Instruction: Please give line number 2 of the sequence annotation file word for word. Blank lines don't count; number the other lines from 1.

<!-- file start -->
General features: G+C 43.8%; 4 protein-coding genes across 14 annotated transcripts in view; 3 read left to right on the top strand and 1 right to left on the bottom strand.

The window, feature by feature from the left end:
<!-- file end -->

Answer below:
The window, feature by feature from the left end: